Boerne is foot-traffic friendly; just ask the antique shoppers who regularly amble up and down Main Street. But as spring and warm weather arrive, I set out to do a different kind of walking (perhaps even jogging!) along the Old No. 9 Greenway. This 1.4 mile hike and bike trail bisects, roughly speaking, the town center from the southeast to the northwest. I lace up my tennis shoes and get some exercise along with fresh air and a dose of history along the way.
As the Friends of Old No. 9 website explains, the greenway represents the evolution of transportation in the area. The San Antonio and Aransas Pass Railway Company (SA&AP) followed a portion of the Pinta Trail, on which Plains Indians, explorers, U.S soldiers and later determined German immigrants, made their way into the Texas Hill Country. After the railway, State Highway 9 was constructed and when it was realigned and renamed Hwy. 87, an unused remnant of the original roadway was named the Old No. 9. From trailway to railway, from roadway to greenway, having come full circle, we are back on foot.
The Old No. 9 Greenway includes paved parking at the trail’s entrance at SH 46 and Esser Road. Six rest stops scattered along the way and water fountains at the trail heads offer respite. Three “auto crossings” bisect the trail with only one, at four-lane Blanco Road, presenting a challenge at heavier traffic times. Wildflowers line the trail path. Watch for Axis deer crossing the trail near the wooden trestle bridge, where through the trees the Patrick Heath Public Library construction site is visible.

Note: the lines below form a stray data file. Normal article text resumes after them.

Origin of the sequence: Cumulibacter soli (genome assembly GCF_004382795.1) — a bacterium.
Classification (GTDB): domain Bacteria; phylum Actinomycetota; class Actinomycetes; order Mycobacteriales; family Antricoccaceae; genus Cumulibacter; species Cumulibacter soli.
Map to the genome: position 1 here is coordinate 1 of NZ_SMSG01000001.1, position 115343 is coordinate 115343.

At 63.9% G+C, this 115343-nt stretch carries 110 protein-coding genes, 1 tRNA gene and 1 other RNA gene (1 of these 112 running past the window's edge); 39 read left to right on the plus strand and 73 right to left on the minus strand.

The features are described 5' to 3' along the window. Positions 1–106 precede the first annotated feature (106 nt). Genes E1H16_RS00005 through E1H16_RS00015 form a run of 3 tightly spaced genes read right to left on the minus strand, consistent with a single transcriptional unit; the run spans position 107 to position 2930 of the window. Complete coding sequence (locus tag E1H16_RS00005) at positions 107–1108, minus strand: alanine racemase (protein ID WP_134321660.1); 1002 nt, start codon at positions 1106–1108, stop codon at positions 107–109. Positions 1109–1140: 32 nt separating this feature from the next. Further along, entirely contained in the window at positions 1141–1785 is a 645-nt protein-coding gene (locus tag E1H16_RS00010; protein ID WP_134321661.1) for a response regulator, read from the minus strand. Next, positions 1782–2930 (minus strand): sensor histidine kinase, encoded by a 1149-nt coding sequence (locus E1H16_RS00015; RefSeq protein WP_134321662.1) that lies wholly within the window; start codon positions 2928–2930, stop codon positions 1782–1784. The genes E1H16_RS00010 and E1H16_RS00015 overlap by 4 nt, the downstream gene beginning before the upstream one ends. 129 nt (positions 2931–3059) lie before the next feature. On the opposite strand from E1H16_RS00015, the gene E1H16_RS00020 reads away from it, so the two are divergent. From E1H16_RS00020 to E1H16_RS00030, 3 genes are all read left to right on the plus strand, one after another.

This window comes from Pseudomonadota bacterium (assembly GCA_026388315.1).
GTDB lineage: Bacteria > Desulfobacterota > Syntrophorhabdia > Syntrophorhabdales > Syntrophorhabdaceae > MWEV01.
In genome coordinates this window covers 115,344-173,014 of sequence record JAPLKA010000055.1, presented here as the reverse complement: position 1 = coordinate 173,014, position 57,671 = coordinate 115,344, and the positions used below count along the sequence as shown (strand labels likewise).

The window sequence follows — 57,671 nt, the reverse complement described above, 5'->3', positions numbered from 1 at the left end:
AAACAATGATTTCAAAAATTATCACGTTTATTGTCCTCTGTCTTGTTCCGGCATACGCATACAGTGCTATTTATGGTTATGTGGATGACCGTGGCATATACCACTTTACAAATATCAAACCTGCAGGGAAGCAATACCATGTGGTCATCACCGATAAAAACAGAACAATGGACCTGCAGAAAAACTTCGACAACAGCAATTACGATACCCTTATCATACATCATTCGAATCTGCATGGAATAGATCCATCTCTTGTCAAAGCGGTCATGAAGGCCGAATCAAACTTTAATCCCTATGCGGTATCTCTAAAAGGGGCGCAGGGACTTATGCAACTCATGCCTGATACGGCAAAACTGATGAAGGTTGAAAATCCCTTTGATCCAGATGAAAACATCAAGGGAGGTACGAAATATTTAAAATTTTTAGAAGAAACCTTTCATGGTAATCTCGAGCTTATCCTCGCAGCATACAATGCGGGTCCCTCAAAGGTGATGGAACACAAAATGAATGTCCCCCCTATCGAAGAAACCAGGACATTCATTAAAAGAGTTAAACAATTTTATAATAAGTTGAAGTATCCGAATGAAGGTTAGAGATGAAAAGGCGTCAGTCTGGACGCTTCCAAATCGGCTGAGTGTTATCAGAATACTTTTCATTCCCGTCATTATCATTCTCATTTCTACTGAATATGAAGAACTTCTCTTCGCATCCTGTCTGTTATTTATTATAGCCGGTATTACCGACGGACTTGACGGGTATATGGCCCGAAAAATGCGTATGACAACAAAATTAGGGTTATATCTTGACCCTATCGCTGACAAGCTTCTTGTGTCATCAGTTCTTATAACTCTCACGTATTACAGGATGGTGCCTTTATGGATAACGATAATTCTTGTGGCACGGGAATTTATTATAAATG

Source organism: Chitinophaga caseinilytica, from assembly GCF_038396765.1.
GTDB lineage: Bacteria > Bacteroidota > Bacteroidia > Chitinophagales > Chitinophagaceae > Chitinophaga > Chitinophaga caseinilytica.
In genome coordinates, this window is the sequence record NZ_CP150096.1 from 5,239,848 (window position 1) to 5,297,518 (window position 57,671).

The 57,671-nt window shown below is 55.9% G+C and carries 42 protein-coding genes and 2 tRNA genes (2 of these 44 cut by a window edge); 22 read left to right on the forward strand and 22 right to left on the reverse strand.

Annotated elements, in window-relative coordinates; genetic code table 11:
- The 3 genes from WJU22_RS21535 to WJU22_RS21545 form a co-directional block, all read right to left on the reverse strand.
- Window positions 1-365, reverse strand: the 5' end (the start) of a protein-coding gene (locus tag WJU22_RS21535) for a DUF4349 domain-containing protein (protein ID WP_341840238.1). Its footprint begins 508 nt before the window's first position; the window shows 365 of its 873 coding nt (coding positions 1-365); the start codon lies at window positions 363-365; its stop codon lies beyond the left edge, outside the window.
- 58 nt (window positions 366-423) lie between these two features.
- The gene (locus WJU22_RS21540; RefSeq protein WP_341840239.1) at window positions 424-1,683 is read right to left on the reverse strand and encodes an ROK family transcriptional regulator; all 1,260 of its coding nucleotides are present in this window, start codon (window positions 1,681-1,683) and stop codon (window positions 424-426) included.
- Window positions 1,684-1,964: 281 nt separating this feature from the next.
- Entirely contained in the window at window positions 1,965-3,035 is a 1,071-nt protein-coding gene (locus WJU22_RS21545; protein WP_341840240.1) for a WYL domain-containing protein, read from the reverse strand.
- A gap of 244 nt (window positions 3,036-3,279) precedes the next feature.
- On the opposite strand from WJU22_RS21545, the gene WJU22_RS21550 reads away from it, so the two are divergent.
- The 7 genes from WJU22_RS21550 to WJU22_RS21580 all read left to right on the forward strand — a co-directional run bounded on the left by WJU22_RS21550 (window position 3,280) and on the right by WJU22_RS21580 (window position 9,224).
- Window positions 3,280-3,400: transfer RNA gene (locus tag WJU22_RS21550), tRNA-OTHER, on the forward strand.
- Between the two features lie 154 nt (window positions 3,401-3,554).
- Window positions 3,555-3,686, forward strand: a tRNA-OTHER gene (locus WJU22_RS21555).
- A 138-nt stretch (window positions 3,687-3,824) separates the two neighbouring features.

Perhaps the best part about seeing Boerne by foot is yet to come. Council members just voted to expand the city’s hike and bike trails by awarding a $2.6 million contract for park improvements. The new Heart of Boerne Trail will run from near the Ye Kendall Inn at Main Plaza, follow along the Main Street side of Cibolo Creek and traverse River Road Park, effectively connecting downtown Boerne with City Park. The eight-foot concrete pathways should be open for pedestrians and cyclists by January 2012, giving us one more reason to follow in our forefathers’ footsteps and go for a walk!